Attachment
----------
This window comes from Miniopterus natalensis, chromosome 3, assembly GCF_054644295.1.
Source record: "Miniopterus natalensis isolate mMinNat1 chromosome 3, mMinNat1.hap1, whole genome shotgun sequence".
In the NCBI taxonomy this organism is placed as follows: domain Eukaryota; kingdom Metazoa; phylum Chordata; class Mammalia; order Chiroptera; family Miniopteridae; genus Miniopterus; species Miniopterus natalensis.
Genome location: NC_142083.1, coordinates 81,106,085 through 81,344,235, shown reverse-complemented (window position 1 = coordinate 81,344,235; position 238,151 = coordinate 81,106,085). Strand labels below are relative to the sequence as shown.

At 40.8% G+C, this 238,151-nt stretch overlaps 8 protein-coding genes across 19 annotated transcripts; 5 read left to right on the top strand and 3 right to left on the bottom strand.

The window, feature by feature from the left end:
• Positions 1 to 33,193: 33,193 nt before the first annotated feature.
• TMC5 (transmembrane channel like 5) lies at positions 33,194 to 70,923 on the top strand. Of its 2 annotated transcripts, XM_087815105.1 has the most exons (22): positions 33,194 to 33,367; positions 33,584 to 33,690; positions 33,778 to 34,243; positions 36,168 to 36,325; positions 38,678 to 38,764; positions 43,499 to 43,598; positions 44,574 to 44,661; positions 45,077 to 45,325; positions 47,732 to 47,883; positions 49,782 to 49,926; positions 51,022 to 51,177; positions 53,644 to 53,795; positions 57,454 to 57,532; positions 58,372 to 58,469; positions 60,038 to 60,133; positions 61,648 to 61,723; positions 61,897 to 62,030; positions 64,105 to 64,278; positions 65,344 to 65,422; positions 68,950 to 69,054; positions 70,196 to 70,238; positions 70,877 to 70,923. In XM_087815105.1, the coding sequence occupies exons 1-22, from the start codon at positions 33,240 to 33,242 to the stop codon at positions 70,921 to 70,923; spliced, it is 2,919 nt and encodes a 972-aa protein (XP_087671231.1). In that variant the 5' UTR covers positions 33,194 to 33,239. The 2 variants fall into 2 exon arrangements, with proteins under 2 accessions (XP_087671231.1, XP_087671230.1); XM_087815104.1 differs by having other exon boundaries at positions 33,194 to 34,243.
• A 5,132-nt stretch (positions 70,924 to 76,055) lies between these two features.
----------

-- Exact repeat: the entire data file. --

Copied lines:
This window comes from Miniopterus natalensis, chromosome 3, assembly GCF_054644295.1.
Source record: "Miniopterus natalensis isolate mMinNat1 chromosome 3, mMinNat1.hap1, whole genome shotgun sequence".
In the NCBI taxonomy this organism is placed as follows: domain Eukaryota; kingdom Metazoa; phylum Chordata; class Mammalia; order Chiroptera; family Miniopteridae; genus Miniopterus; species Miniopterus natalensis.
Genome location: NC_142083.1, coordinates 81,106,085 through 81,344,235, shown reverse-complemented (window position 1 = coordinate 81,344,235; position 238,151 = coordinate 81,106,085). Strand labels below are relative to the sequence as shown.

At 40.8% G+C, this 238,151-nt stretch overlaps 8 protein-coding genes across 19 annotated transcripts; 5 read left to right on the top strand and 3 right to left on the bottom strand.

The window, feature by feature from the left end:
• Positions 1 to 33,193: 33,193 nt before the first annotated feature.
• TMC5 (transmembrane channel like 5) lies at positions 33,194 to 70,923 on the top strand. Of its 2 annotated transcripts, XM_087815105.1 has the most exons (22): positions 33,194 to 33,367; positions 33,584 to 33,690; positions 33,778 to 34,243; positions 36,168 to 36,325; positions 38,678 to 38,764; positions 43,499 to 43,598; positions 44,574 to 44,661; positions 45,077 to 45,325; positions 47,732 to 47,883; positions 49,782 to 49,926; positions 51,022 to 51,177; positions 53,644 to 53,795; positions 57,454 to 57,532; positions 58,372 to 58,469; positions 60,038 to 60,133; positions 61,648 to 61,723; positions 61,897 to 62,030; positions 64,105 to 64,278; positions 65,344 to 65,422; positions 68,950 to 69,054; positions 70,196 to 70,238; positions 70,877 to 70,923. In XM_087815105.1, the coding sequence occupies exons 1-22, from the start codon at positions 33,240 to 33,242 to the stop codon at positions 70,921 to 70,923; spliced, it is 2,919 nt and encodes a 972-aa protein (XP_087671231.1). In that variant the 5' UTR covers positions 33,194 to 33,239. The 2 variants fall into 2 exon arrangements, with proteins under 2 accessions (XP_087671231.1, XP_087671230.1); XM_087815104.1 differs by having other exon boundaries at positions 33,194 to 34,243.
• A 5,132-nt stretch (positions 70,924 to 76,055) lies between these two features.